3. There are genuine risks with under provisioning due to inappropriate assumptions, which impacts company value.
  4. The regulatory and legislative environment for decommissioning has changed significantly in Australia.
  5. Investors need to know that companies are stress-testing provisions under low demand scenarios such as the IEA Net Zero scenario. This should include consideration of different decommissioning assumptions.

1. Disclosure of asset-level assumptions and provisions helps to assess under provisioning risk

In 2020, Wood Mackenzie estimated the cost of Australia's onshore and offshore decommissioning at more than US$49 billion (A$60 billion) over the next 30 years.[58] In Australia, as decommissioning is a young industry, such high-level cost estimates have not been reconciled to actual costs yet.[59] Internationally, remediation costs have often exceeded provisioning.[60] A 2021 study of North Sea projects found average actual decommissioning costs exceeded estimations by 76%.[61]

Company decommissioning provisions are calculated using information about assets (age, condition, complexity), and assumptions about removal requirements and future costs. These assumptions will differ across assets and will be informed by legislation (climate, environment, safety, taxation), regulatory settings, and commodity prices, among other factors.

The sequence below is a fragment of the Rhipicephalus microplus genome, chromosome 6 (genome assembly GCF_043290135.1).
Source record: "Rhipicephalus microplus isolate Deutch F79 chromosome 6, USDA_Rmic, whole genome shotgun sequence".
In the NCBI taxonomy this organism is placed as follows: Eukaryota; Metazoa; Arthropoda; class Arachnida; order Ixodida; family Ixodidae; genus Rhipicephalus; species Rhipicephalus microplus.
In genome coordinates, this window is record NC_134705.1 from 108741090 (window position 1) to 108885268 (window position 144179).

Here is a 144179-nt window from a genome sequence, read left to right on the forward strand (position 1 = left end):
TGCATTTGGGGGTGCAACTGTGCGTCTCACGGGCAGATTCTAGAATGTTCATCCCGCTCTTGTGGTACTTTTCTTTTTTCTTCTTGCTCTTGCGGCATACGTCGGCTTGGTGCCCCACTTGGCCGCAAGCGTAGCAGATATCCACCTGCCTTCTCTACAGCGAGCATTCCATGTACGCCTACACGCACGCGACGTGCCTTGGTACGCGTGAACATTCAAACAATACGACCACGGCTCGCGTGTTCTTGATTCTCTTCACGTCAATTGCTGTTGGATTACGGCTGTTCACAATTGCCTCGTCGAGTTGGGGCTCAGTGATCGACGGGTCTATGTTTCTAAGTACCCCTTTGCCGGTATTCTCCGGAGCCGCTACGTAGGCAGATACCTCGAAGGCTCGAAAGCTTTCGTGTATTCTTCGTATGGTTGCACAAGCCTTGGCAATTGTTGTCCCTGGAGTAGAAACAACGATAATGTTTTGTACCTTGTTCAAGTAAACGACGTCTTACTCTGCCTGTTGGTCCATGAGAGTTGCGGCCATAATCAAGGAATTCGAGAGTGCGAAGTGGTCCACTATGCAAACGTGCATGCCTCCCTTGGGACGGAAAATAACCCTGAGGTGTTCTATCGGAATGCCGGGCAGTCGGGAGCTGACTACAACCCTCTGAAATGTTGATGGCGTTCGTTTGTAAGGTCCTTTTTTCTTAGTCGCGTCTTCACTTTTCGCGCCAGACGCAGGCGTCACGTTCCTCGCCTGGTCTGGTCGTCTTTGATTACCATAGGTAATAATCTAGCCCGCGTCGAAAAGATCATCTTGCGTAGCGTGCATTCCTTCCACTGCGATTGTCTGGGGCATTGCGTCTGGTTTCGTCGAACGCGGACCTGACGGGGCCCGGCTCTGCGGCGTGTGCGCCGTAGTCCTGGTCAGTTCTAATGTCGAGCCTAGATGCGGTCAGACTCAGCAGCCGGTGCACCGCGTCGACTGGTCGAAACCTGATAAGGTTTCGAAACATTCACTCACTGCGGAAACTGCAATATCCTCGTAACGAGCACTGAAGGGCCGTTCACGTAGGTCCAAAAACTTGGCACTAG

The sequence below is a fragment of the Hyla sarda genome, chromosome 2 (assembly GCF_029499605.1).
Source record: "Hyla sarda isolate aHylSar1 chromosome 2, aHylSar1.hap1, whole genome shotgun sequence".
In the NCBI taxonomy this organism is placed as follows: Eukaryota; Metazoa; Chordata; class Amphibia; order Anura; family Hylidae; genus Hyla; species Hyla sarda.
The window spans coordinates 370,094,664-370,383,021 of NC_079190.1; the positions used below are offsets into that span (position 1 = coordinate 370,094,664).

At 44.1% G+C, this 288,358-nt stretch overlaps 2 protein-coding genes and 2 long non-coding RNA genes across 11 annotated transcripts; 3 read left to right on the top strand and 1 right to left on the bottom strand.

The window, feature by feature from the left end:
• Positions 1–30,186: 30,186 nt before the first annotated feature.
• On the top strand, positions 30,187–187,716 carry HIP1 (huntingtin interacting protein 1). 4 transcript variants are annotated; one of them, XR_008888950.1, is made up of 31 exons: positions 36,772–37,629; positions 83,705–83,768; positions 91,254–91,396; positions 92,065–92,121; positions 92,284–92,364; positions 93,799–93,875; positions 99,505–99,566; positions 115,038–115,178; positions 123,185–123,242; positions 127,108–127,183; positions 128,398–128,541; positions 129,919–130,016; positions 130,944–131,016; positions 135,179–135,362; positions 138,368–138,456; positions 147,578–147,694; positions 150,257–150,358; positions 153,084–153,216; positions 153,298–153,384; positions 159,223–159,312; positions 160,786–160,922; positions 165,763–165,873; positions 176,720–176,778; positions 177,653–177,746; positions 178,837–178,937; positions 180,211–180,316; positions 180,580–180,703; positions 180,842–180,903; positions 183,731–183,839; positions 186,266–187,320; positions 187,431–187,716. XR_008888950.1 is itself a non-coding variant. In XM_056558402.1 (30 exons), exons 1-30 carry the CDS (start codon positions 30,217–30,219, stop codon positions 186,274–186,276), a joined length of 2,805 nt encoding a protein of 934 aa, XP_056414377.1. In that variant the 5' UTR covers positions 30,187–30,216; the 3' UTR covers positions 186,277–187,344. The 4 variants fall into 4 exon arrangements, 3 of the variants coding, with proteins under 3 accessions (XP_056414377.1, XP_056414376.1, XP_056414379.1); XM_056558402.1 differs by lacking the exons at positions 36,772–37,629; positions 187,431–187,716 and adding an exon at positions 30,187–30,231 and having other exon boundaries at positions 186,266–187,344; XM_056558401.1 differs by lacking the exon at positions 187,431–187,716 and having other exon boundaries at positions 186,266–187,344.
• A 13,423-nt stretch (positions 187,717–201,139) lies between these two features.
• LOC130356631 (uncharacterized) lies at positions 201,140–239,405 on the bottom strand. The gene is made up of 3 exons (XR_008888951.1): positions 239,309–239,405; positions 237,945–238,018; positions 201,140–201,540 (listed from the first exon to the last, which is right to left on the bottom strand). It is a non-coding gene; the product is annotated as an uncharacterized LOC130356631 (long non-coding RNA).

Full removal of infrastructure is the regulatory base case in Australia. The National Offshore Petroleum Safety Environmental Management Authority (NOPSEMA) has questioned if operators are properly valuing offshore assets on this basis.[62] NOPSEMA plans to 'take action where companies are not making appropriate considerations'.[63]

Whilst CCS[64] and offshore wind[65] are viewed as opportunities to defer decommissioning liabilities for some assets, these are not guaranteed to be feasible or approved by regulators. Woodside should disclose whether such opportunities are influencing provisions, particularly for the BHP Petroleum assets in the Bass Strait. Australian Accounting Standards Board (AASB137)[66] guidance states that future events relating to technology can influence provisions “where there is sufficient, objective evidence they will occur”.[67]

Shareholders would benefit from understanding Woodside’s asset-specific provisions and assumptions to help assess under provisioning risks, particularly as the task of decommissioning draws nearer for many assets.

2. New legislation and enhanced regulatory oversight should be influencing provisions

Woodside’s 2021 Annual Report states that its 'restoration obligations are based on compliance with the requirements of relevant regulations', and that these regulations 'are often non-prescriptive'.[68] In fact, operators now face increasingly stringent legislative requirements, particularly for offshore assets.